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Tuesday, April 06, 2010

HRW followup

The Times (UK) article on HRW that I quoted from last week had a number of inaccuracies and other parts that HRW took exception to:
A Magazine article, “Explosive Territory” (March 28) by Jonathan Foreman, mostly about Human Rights Watch’s (HRW) work on Israel, requires clarification and correction. The magazine said that HRW had not published any report on the post-election abuses in Iran when in fact the organisation published one in February this year. Marc Garlasco, the former senior military analyst for HRW, was not the only person in the organisation who had military experience; a number of the HRW staff have military expertise. In the 20-year Kashmir conflict HRW has published nine reports, not four as the article stated. One HRW researcher has had articles published by the Palestinian pressure group Electronic Intifada without her permission but was not directly employed by that group, as the article suggests. Although HRW never produced a full report about the shelling at the Nahr al-Bared refugee camp in 2007 it did write three press releases, not one as the article stated. We regret the errors. Mr Foreman quoted a critic of HRW saying the group “cares about Palestinians when mistreated by Israelis but is less concerned if perpetrators are fellow Arabs”. In fact Human Rights Watch has reported on abuses of Palestinians by the Palestinian Authority, Hamas, Iraq, Kuwait and Jordan. Mr Foreman cited unnamed sources that said Mr Garlasco resented what he felt was pressure to sex up claims of Israeli violations. HRW and Mr Garlasco both say HRW never pressured Mr Garlasco to change his findings. We are happy to clarify HRW’s position.
NGO Monitor comments on the corrections in the same link:
HRW’s “corrections” to Foreman’s expose raise more questions and create more confusion, while avoiding core issues like credibility, bias against Israel, and the Garlasco gag order.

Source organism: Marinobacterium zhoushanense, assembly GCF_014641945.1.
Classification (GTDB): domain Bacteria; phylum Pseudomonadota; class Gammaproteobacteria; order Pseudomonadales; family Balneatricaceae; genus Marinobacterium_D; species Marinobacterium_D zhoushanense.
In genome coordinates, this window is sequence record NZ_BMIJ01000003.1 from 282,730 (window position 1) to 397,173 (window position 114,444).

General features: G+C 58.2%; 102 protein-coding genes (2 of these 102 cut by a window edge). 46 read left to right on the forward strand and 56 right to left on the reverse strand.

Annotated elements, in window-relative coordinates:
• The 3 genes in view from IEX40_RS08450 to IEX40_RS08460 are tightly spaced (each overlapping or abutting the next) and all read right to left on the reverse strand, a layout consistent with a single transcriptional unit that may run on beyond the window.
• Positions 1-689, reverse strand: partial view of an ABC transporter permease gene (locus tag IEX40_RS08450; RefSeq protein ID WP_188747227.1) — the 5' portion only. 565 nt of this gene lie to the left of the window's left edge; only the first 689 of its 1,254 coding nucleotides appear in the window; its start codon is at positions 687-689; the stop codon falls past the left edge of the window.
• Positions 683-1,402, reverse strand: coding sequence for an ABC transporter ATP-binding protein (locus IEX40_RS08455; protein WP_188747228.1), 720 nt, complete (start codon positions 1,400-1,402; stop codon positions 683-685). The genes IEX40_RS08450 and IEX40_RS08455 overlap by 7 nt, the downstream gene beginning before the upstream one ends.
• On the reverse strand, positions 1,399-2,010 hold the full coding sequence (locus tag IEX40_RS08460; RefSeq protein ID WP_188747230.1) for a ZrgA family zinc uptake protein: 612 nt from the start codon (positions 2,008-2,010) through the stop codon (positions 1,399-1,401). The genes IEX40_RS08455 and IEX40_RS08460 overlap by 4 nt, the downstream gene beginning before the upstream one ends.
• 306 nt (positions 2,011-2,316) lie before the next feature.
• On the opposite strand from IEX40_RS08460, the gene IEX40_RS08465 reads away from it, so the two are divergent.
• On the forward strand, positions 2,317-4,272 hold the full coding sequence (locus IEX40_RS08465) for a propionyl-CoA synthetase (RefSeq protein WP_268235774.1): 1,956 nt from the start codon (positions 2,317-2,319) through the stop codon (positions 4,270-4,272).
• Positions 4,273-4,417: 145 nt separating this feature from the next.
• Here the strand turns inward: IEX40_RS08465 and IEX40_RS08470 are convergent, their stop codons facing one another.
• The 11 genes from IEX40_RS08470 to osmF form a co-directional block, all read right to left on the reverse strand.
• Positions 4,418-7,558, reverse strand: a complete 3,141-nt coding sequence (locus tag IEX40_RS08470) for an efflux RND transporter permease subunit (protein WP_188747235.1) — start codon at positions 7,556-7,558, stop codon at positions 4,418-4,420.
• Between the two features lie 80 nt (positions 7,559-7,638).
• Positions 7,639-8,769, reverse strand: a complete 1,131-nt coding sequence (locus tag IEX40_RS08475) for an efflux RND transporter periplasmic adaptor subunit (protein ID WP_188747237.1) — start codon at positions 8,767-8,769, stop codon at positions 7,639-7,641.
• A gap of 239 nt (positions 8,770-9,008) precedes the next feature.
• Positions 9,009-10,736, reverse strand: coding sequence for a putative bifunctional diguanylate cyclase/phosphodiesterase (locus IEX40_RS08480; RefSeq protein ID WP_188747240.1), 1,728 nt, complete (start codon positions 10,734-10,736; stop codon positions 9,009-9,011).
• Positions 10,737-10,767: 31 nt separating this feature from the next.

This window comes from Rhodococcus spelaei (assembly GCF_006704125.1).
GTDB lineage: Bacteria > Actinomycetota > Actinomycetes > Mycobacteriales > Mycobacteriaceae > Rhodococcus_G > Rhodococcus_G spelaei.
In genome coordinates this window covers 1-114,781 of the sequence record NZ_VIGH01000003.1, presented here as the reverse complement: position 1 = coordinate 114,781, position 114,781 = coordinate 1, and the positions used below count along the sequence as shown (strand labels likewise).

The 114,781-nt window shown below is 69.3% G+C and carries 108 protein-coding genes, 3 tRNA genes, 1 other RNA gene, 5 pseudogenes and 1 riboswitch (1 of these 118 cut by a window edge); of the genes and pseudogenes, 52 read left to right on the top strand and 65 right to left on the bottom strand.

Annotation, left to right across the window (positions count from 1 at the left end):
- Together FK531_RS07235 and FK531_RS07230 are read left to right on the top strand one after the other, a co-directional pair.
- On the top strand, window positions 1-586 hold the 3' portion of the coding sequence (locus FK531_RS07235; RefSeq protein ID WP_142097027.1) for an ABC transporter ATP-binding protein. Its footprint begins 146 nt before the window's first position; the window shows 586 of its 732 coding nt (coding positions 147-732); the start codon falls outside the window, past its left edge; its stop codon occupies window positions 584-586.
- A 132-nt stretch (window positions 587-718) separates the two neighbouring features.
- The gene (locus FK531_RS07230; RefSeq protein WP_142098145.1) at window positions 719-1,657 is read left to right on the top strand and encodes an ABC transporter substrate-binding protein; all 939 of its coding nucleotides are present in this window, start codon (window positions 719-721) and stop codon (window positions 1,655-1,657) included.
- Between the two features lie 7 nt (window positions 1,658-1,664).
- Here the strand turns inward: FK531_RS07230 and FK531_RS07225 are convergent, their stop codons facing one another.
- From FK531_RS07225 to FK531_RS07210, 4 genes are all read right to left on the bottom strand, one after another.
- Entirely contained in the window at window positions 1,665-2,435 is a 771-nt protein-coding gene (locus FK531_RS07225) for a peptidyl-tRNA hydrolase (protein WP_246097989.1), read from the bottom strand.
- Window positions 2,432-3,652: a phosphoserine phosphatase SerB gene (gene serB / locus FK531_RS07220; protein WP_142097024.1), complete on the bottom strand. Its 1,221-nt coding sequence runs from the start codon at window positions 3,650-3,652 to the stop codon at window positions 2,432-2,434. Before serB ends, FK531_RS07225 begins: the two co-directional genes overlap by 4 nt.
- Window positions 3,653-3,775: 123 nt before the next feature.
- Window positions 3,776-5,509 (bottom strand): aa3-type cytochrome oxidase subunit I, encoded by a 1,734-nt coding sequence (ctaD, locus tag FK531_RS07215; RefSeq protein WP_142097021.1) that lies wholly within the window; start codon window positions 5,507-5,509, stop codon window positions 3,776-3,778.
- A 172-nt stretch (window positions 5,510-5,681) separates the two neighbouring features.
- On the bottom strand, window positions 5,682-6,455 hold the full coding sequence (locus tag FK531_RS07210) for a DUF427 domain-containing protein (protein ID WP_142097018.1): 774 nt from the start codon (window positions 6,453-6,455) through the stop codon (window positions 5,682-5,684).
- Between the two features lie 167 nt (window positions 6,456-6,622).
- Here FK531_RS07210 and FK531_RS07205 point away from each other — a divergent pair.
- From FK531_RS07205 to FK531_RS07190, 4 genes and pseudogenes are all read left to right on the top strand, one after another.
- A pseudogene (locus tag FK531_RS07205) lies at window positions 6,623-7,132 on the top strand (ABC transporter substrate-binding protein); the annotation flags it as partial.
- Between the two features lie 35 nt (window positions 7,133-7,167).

1) They claim that “a number of the HRW staff have military expertise” – what does this mean regarding credibility of combat analysis? Basic training, some time in front of a computer, etc. does not provide the “military experience” necessary to assess actions and weapons (drones, WP, etc.) in Afghanistan, Gaza, Lebanon or Iraq. There is still no information to assess Garlasco's qualifications as HRW's "senior military analyst."

2) Regarding the employment of Lucy Mair in the anti-Israel MENA division: “One HRW researcher has had articles published by the Palestinian pressure group Electronic Intifada without her permission….” Mair published more than one article in EI. These have been on line for seven years, with no record of any objection by her. HRW’s response does not alter Foreman’s point that Mair was a highly visible anti-Israel propagandist before being hired by HRW.

3) Detailed HRW reports and accompanying media campaigns are not comparable to short press releases, whether on Kashmir or Palestinian terror. Reports indicate a major investment, while stand-alone press releases are quickly forgotten, as detailed in NGO Monitor research.

4) HRW officials assert that they “never pressured Mr. Garlasco to change his findings,” but they refuse to explain inconsistencies and changing “forensic” analysis in Gaza Beach and other examples.